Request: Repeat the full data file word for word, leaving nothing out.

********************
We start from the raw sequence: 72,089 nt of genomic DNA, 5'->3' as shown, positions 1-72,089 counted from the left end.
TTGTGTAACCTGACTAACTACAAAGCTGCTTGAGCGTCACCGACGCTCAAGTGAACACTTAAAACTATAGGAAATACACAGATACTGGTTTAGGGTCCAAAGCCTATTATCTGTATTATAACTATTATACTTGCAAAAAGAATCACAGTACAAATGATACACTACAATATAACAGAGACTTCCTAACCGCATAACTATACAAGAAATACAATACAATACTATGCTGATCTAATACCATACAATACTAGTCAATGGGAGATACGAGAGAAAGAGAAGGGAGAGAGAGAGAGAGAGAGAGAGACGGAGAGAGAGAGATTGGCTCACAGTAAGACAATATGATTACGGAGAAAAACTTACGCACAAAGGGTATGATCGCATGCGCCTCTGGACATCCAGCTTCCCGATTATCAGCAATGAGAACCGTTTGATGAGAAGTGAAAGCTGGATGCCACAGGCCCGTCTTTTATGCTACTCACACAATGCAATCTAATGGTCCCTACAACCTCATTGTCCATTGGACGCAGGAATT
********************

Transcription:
We start from the raw sequence: 72,089 nt of genomic DNA, 5'->3' as shown, positions 1-72,089 counted from the left end.
TTGTGTAACCTGACTAACTACAAAGCTGCTTGAGCGTCACCGACGCTCAAGTGAACACTTAAAACTATAGGAAATACACAGATACTGGTTTAGGGTCCAAAGCCTATTATCTGTATTATAACTATTATACTTGCAAAAAGAATCACAGTACAAATGATACACTACAATATAACAGAGACTTCCTAACCGCATAACTATACAAGAAATACAATACAATACTATGCTGATCTAATACCATACAATACTAGTCAATGGGAGATACGAGAGAAAGAGAAGGGAGAGAGAGAGAGAGAGAGAGAGACGGAGAGAGAGAGATTGGCTCACAGTAAGACAATATGATTACGGAGAAAAACTTACGCACAAAGGGTATGATCGCATGCGCCTCTGGACATCCAGCTTCCCGATTATCAGCAATGAGAACCGTTTGATGAGAAGTGAAAGCTGGATGCCACAGGCCCGTCTTTTATGCTACTCACACAATGCAATCTAATGGTCCCTACAACCTCATTGTCCATTGGACGCAGGAATT